Myxoglobulosis of the Appendix: A Case Associated with Ruptured Diverticulum

Department of Pathology, "Agios Andreas" General Hospital, Tsertidou 1, 26 335 Patras, Greece.
Case Reports in Medicine 09/2010; 2010(6). DOI: 10.1155/2010/745021
Source: PubMed


We describe a case of the extremely rare entity of myxoglobulosis of the
appendix from a 45-year-old white man who was operated urgently with the clinical diagnosis of acute appendicitis. Sectioning of the appendix revealed the presence in the dilated appendiceal lumen of numerous whitish opaque globules ranging in size from 0.2 to 0.7 cm in diameter. A ruptured diverticulum and several smaller ones were also found. On microscopic examination, the globules consisted of faintly eosinophilic laminations of mucin surrounding an amorphous granular core. The mucin was identified by positivity with histochemical mucin stains. After thorough microscopic examination of the appendix, our case was diagnosed as myxoglobulosis due to mucosal hyperplasia, associated with ruptured diverticulum and acellular extra-appendiceal mucin deposits.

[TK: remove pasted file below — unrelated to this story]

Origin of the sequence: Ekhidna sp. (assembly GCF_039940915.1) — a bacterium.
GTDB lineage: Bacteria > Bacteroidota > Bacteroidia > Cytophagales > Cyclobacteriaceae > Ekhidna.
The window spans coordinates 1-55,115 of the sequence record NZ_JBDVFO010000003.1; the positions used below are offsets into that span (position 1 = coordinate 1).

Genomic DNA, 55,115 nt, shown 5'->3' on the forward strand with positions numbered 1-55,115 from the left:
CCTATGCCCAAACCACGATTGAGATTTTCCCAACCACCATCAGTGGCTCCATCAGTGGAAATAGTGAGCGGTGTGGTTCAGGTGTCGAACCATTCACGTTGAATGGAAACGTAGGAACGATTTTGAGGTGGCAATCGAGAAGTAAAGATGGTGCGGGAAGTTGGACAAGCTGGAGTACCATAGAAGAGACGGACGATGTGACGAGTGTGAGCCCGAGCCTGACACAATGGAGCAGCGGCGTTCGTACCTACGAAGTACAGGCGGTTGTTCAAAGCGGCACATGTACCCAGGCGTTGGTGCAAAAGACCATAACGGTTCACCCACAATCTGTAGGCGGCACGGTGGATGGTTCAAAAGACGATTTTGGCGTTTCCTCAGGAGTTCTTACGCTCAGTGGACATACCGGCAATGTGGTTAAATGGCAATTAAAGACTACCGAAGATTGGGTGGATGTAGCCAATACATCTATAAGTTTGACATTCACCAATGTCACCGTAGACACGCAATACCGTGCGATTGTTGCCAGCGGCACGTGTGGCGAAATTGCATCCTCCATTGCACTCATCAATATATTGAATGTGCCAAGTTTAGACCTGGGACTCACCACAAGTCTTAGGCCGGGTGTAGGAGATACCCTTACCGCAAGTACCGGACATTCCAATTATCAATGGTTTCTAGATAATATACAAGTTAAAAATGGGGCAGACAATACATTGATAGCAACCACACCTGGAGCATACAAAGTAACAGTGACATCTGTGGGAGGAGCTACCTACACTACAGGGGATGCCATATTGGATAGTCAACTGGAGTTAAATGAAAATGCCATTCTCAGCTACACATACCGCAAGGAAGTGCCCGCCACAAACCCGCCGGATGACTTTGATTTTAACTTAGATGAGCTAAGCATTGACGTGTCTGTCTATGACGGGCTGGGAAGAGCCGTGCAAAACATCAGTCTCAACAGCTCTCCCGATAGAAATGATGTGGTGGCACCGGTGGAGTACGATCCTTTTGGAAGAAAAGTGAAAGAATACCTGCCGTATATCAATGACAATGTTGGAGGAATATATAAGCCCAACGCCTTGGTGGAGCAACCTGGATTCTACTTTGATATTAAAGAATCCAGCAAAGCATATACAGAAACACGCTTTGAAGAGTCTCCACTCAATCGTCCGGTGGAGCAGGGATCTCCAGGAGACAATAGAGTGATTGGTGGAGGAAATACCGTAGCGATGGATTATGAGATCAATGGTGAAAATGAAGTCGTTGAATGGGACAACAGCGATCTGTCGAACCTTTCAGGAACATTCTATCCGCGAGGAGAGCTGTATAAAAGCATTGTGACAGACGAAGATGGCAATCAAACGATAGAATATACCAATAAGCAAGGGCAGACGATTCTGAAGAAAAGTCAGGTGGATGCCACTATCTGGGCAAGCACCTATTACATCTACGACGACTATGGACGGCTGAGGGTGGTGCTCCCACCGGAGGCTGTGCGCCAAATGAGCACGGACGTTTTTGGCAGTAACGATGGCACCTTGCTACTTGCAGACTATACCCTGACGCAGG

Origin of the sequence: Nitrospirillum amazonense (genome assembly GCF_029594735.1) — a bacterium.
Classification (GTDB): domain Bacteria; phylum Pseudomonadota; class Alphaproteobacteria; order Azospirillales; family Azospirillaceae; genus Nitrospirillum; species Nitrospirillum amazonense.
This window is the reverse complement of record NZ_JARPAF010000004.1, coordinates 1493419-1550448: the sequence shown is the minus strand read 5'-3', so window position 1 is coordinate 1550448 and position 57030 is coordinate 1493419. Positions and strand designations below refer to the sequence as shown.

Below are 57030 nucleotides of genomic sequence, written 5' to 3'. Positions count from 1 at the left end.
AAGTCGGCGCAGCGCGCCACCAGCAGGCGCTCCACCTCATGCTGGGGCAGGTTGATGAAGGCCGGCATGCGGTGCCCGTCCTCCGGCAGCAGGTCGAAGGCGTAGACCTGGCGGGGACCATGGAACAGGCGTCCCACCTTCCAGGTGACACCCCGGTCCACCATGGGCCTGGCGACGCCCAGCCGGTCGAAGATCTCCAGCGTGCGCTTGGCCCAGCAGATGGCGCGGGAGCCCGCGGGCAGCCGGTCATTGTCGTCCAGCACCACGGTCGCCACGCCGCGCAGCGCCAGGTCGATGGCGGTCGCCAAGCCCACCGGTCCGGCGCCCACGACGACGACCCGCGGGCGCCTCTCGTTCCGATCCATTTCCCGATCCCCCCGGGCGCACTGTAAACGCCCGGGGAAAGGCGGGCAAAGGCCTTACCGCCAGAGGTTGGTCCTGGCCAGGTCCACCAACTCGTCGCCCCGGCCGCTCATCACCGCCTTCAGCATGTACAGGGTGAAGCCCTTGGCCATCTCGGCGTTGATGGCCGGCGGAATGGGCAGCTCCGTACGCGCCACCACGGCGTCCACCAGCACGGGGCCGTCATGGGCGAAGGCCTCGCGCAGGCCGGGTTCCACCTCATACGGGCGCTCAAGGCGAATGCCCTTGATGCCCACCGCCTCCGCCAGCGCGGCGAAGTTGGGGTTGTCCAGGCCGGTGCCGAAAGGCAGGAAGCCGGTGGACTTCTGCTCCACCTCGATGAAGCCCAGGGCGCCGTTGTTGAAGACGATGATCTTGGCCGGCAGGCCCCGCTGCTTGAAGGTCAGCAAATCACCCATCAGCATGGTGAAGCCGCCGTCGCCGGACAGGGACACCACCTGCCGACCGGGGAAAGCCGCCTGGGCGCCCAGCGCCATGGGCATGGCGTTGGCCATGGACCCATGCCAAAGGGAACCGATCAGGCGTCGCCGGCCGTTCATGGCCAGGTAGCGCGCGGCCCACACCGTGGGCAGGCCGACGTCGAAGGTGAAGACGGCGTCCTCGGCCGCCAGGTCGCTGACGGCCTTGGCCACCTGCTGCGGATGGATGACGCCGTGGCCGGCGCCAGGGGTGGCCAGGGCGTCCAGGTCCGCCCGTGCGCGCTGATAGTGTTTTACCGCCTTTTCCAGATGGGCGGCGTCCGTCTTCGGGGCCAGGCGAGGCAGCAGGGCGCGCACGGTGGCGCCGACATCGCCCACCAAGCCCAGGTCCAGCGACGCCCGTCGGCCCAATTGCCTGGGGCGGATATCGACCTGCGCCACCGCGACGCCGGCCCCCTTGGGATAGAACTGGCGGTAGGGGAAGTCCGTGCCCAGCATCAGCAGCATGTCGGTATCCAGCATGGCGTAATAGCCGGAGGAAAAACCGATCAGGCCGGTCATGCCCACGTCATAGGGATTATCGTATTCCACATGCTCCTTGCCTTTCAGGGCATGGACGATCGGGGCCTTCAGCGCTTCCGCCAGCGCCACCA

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    ABSTRACT: Myxoglobulosis is a specific type of mucocele consisting of mucoid material. It is characterized by opaque, transparent globules that resemble “fish eggs” or “frogspawns”. It is generally diagnosed incidentally during an appendectomy or an autopsy. In this paper, we aim to present the case of a 58-year-old male patient who was referred to our hospital because of abdominal pain and loss of appetite. The patient underwent an appendectomy. Opaque intraluminal globules were found in the appendectomy material. The globules resembled pearls and they were 2–3 mm in diameter. After histopathological examinations, the patient was diagnosed with myxoglobulosis accompanied with acute appendicitis. According to our research, this is the first case of myxoglobulosis in our country. Keywords: Acute appendicitis, myxoglobulosis, appendectomy
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